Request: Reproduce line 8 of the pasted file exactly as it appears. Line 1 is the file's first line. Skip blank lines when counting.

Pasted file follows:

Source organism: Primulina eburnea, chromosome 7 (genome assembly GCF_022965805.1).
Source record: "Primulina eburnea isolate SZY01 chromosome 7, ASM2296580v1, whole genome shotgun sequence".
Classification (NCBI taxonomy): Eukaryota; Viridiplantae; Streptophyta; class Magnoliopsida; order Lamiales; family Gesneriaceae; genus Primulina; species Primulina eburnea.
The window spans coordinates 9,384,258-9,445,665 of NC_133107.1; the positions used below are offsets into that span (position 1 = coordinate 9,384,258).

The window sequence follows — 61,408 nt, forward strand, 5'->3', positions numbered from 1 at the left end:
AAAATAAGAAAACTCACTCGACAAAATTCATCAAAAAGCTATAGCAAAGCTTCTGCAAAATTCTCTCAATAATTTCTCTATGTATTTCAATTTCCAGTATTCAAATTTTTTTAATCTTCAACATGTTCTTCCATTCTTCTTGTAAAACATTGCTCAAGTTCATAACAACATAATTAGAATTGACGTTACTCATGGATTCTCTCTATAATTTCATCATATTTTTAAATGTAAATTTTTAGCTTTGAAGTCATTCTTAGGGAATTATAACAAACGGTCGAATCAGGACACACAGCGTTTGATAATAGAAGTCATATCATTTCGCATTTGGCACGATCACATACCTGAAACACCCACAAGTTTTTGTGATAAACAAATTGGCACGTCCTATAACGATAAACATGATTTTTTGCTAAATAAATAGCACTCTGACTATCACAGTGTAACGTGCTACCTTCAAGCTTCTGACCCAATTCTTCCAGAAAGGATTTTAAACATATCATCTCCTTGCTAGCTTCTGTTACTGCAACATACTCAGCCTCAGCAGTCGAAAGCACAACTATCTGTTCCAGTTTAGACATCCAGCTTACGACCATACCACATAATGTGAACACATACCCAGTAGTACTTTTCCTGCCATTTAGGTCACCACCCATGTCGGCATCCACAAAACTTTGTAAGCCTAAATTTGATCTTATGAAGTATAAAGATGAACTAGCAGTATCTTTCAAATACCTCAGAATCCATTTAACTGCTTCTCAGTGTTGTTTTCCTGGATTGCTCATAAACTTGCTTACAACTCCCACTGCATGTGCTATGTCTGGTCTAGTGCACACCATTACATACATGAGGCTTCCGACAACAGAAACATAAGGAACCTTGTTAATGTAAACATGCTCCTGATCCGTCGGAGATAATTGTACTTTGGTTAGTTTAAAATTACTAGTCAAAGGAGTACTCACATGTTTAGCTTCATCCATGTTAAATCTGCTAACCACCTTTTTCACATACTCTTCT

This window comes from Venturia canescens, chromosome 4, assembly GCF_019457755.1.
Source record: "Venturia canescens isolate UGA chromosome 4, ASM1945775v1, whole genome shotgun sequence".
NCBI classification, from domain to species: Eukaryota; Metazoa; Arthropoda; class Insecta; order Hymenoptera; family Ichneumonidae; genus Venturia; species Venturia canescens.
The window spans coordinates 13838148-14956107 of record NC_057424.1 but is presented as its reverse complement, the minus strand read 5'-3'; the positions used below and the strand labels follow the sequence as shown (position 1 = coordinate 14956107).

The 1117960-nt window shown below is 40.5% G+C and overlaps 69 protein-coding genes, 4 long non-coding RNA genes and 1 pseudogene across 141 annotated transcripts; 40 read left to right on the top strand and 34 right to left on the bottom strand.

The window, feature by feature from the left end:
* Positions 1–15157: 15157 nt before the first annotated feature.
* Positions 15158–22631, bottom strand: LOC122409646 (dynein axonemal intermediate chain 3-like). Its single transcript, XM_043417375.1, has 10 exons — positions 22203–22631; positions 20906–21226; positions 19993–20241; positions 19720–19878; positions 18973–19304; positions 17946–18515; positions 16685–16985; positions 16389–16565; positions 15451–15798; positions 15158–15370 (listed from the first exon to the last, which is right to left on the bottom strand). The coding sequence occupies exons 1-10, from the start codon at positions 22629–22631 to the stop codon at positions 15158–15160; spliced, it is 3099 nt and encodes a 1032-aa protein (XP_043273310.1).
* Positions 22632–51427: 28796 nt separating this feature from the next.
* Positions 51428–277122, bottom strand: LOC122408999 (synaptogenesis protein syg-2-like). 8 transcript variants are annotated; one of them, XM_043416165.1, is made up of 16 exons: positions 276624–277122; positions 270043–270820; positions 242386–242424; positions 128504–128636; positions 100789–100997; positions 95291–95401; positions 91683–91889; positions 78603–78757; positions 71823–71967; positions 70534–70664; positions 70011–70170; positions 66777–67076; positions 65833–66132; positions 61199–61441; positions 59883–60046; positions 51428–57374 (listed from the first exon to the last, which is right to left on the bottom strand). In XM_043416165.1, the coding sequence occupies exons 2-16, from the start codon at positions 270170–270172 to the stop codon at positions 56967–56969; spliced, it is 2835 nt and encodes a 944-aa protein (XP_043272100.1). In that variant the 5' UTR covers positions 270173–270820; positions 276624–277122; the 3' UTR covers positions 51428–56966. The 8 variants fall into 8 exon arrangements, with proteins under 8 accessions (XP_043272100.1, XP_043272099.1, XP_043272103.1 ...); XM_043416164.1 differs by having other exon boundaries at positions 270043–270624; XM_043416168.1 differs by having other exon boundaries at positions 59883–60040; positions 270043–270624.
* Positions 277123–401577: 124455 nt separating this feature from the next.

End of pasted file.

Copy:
Source record: "Venturia canescens isolate UGA chromosome 4, ASM1945775v1, whole genome shotgun sequence".